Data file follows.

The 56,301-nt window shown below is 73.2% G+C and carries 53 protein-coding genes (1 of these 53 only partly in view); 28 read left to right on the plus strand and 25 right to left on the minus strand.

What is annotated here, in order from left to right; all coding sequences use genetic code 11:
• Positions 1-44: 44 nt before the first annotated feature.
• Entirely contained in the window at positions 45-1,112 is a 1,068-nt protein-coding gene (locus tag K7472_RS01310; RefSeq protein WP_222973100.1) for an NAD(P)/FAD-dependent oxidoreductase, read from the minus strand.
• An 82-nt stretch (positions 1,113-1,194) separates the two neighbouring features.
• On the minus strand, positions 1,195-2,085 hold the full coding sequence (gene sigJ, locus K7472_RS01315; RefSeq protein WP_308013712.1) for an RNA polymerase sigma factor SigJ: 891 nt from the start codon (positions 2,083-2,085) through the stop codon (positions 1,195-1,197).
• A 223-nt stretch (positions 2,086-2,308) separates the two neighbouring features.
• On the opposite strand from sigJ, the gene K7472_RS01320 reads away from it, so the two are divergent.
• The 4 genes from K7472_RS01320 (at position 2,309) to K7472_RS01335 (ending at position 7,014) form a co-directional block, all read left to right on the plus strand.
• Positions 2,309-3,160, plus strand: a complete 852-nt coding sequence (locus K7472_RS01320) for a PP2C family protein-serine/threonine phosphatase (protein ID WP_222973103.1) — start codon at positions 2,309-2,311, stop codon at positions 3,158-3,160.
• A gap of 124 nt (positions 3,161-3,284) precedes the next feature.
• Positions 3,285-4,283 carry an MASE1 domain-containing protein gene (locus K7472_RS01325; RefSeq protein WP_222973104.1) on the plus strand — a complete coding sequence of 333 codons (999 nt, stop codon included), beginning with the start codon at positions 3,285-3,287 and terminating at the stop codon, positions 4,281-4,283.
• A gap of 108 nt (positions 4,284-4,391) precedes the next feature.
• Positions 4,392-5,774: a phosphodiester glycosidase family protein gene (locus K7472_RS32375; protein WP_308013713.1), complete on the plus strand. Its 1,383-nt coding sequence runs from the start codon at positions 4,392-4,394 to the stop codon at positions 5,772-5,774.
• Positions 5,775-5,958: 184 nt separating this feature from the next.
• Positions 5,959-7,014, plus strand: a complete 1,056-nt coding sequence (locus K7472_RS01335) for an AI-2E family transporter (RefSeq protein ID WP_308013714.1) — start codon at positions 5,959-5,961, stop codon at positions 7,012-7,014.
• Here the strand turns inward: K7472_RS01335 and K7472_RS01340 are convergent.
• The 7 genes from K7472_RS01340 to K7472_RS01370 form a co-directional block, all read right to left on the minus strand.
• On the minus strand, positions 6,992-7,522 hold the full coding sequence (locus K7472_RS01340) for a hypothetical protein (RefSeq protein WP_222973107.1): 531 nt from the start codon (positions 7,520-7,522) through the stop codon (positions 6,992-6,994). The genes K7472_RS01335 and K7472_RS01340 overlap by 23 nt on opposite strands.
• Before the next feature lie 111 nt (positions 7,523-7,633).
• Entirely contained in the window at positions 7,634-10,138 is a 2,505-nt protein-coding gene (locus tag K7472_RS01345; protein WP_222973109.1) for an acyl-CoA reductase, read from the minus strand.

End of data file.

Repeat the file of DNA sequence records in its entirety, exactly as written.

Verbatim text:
The 56,301-nt window shown below is 73.2% G+C and carries 53 protein-coding genes (1 of these 53 only partly in view); 28 read left to right on the plus strand and 25 right to left on the minus strand.

What is annotated here, in order from left to right; all coding sequences use genetic code 11:
• Positions 1-44: 44 nt before the first annotated feature.
• Entirely contained in the window at positions 45-1,112 is a 1,068-nt protein-coding gene (locus tag K7472_RS01310; RefSeq protein WP_222973100.1) for an NAD(P)/FAD-dependent oxidoreductase, read from the minus strand.
• An 82-nt stretch (positions 1,113-1,194) separates the two neighbouring features.
• On the minus strand, positions 1,195-2,085 hold the full coding sequence (gene sigJ, locus K7472_RS01315; RefSeq protein WP_308013712.1) for an RNA polymerase sigma factor SigJ: 891 nt from the start codon (positions 2,083-2,085) through the stop codon (positions 1,195-1,197).
• A 223-nt stretch (positions 2,086-2,308) separates the two neighbouring features.
• On the opposite strand from sigJ, the gene K7472_RS01320 reads away from it, so the two are divergent.
• The 4 genes from K7472_RS01320 (at position 2,309) to K7472_RS01335 (ending at position 7,014) form a co-directional block, all read left to right on the plus strand.
• Positions 2,309-3,160, plus strand: a complete 852-nt coding sequence (locus K7472_RS01320) for a PP2C family protein-serine/threonine phosphatase (protein ID WP_222973103.1) — start codon at positions 2,309-2,311, stop codon at positions 3,158-3,160.
• A gap of 124 nt (positions 3,161-3,284) precedes the next feature.
• Positions 3,285-4,283 carry an MASE1 domain-containing protein gene (locus K7472_RS01325; RefSeq protein WP_222973104.1) on the plus strand — a complete coding sequence of 333 codons (999 nt, stop codon included), beginning with the start codon at positions 3,285-3,287 and terminating at the stop codon, positions 4,281-4,283.
• A gap of 108 nt (positions 4,284-4,391) precedes the next feature.
• Positions 4,392-5,774: a phosphodiester glycosidase family protein gene (locus K7472_RS32375; protein WP_308013713.1), complete on the plus strand. Its 1,383-nt coding sequence runs from the start codon at positions 4,392-4,394 to the stop codon at positions 5,772-5,774.
• Positions 5,775-5,958: 184 nt separating this feature from the next.
• Positions 5,959-7,014, plus strand: a complete 1,056-nt coding sequence (locus K7472_RS01335) for an AI-2E family transporter (RefSeq protein ID WP_308013714.1) — start codon at positions 5,959-5,961, stop codon at positions 7,012-7,014.
• Here the strand turns inward: K7472_RS01335 and K7472_RS01340 are convergent.
• The 7 genes from K7472_RS01340 to K7472_RS01370 form a co-directional block, all read right to left on the minus strand.
• On the minus strand, positions 6,992-7,522 hold the full coding sequence (locus K7472_RS01340) for a hypothetical protein (RefSeq protein WP_222973107.1): 531 nt from the start codon (positions 7,520-7,522) through the stop codon (positions 6,992-6,994). The genes K7472_RS01335 and K7472_RS01340 overlap by 23 nt on opposite strands.
• Before the next feature lie 111 nt (positions 7,523-7,633).
• Entirely contained in the window at positions 7,634-10,138 is a 2,505-nt protein-coding gene (locus tag K7472_RS01345; protein WP_222973109.1) for an acyl-CoA reductase, read from the minus strand.